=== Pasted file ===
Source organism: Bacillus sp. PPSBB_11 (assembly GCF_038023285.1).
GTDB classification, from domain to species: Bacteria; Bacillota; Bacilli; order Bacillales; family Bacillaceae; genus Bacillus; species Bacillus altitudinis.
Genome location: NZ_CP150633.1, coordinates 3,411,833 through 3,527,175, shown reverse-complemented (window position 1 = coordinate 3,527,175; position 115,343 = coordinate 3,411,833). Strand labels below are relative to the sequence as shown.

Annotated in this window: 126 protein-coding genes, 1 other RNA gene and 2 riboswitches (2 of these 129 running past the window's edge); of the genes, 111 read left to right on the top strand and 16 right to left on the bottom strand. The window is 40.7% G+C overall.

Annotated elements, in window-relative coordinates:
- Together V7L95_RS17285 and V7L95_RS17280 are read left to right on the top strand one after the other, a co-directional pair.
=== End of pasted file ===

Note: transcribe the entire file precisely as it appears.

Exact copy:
Source organism: Bacillus sp. PPSBB_11 (assembly GCF_038023285.1).
GTDB classification, from domain to species: Bacteria; Bacillota; Bacilli; order Bacillales; family Bacillaceae; genus Bacillus; species Bacillus altitudinis.
Genome location: NZ_CP150633.1, coordinates 3,411,833 through 3,527,175, shown reverse-complemented (window position 1 = coordinate 3,527,175; position 115,343 = coordinate 3,411,833). Strand labels below are relative to the sequence as shown.

Annotated in this window: 126 protein-coding genes, 1 other RNA gene and 2 riboswitches (2 of these 129 running past the window's edge); of the genes, 111 read left to right on the top strand and 16 right to left on the bottom strand. The window is 40.7% G+C overall.

Annotated elements, in window-relative coordinates:
- Together V7L95_RS17285 and V7L95_RS17280 are read left to right on the top strand one after the other, a co-directional pair.